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slightly elevated LDL cholesterol (greater than 116 grams/deciliter of blood) to get either one of five different doses or a placebo. The higher the doses went, the better the drug appeared to be at reducing PCSK9 in the bloodstream, as well as LDL. PCSK9 is thought by scientists to be a key to lowering cholesterol, because it makes a protein that interferes with the liver’s ability to get rid of excess cholesterol. Scientists have become increasingly convinced after finding certain individuals with mutant forms of PCSK9 who have extremely low cholesterol.
The study didn’t follow up with patients for an extended period of time, but the anti-PCSK9 effect appeared to be durable enough for Alnylam to consider once-monthly injections for future studies. Importantly to Alnylam, this study used its second-generation lipid-nanoparticle delivery technology, which it intends to use widely in its pipeline of experimental drugs, and which is supposed to be far more potent than other technologies it has used in previous clinical trials.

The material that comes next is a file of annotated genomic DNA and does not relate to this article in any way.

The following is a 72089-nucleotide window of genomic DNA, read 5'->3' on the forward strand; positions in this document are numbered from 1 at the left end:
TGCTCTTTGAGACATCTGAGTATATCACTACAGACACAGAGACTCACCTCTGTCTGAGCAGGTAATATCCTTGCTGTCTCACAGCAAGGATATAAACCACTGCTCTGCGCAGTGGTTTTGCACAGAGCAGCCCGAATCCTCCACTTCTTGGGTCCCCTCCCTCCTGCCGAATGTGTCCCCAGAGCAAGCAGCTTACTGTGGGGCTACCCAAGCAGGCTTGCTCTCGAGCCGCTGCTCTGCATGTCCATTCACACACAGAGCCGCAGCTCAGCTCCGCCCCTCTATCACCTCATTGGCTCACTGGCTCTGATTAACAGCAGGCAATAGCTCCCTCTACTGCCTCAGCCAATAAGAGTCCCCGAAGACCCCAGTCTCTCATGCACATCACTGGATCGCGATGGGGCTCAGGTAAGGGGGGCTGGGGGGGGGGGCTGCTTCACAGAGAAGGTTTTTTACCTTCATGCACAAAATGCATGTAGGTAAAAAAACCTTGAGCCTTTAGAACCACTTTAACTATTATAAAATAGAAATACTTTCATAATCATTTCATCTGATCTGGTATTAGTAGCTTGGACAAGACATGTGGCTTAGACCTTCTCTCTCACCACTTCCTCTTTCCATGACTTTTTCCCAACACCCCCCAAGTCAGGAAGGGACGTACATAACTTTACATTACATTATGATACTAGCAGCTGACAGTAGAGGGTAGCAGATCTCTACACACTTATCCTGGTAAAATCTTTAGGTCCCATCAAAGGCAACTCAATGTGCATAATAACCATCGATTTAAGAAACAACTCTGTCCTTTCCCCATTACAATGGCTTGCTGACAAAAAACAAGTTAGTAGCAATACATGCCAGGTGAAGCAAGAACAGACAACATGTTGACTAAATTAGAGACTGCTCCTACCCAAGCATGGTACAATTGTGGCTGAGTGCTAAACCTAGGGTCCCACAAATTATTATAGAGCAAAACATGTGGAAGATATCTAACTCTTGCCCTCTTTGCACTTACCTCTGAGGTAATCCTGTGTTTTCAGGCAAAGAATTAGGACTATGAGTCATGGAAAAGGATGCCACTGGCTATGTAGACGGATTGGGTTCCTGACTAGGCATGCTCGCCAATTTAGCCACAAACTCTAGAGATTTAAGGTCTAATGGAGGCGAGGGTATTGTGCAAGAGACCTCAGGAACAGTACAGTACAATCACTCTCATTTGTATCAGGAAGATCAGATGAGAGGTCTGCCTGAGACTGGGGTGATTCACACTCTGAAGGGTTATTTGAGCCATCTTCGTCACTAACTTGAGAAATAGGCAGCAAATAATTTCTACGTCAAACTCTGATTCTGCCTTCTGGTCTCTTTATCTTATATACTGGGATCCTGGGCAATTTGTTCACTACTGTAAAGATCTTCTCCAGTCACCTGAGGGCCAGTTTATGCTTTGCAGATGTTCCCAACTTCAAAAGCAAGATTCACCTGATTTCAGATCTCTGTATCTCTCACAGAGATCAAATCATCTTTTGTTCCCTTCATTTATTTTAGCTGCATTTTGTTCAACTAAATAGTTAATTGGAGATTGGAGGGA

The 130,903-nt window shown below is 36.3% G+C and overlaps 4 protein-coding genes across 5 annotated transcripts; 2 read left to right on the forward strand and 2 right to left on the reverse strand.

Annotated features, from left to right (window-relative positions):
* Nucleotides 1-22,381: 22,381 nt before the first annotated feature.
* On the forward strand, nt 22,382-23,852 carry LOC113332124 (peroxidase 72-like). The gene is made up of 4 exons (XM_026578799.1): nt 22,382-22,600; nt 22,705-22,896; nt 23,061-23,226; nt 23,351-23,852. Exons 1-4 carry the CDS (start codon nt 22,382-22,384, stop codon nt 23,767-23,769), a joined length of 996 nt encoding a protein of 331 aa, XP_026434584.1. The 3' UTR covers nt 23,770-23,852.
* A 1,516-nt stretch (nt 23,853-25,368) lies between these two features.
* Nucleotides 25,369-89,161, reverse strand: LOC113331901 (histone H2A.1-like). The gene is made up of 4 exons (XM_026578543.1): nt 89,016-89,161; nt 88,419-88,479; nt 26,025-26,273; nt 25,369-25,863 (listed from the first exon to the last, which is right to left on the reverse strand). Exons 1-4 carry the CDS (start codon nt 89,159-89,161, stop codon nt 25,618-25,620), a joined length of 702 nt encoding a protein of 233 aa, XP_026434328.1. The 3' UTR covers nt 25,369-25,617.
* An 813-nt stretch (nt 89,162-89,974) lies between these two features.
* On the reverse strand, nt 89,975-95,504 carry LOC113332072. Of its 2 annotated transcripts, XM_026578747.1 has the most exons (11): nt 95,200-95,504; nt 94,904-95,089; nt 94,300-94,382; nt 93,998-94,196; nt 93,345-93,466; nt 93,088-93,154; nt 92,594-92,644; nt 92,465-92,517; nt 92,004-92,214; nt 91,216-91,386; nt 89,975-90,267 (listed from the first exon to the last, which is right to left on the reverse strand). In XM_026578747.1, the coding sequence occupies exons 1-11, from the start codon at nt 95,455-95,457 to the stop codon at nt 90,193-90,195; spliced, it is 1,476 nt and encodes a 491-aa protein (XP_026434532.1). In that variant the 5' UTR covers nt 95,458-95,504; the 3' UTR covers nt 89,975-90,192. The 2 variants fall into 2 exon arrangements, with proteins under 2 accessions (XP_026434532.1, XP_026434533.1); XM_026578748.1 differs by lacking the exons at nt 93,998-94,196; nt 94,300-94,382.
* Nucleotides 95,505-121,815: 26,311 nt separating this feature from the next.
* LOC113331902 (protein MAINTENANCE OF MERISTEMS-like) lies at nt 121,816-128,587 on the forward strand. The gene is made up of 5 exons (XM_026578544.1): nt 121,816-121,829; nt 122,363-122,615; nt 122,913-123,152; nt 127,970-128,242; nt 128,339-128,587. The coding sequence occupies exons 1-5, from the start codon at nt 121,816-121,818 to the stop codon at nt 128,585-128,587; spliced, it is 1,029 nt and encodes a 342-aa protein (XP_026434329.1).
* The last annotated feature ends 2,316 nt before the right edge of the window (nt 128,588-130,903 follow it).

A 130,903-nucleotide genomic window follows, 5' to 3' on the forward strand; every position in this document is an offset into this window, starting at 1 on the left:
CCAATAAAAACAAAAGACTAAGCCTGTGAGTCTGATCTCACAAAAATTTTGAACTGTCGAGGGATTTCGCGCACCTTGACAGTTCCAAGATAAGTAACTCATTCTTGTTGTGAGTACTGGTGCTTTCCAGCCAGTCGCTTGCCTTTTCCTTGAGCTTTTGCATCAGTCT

Lots of questions will surely pop up based on the intriguing early finding. What will be the ideal dose of such an RNAi drug? How does the data compare with cheap generic statins, or anti-PCSK9 antibody drugs in development? How long does the RNAi treatment really last? Does the quick lowering of PCSK9 really translate into extra benefit in lowering of heart attack risk? And how widely might such a drug be used—would it be for large numbers of patients, or only those with extremely high cholesterol that doesn’t respond to statin therapy?
I expect to gather more material on this finding today and will update if necessary.
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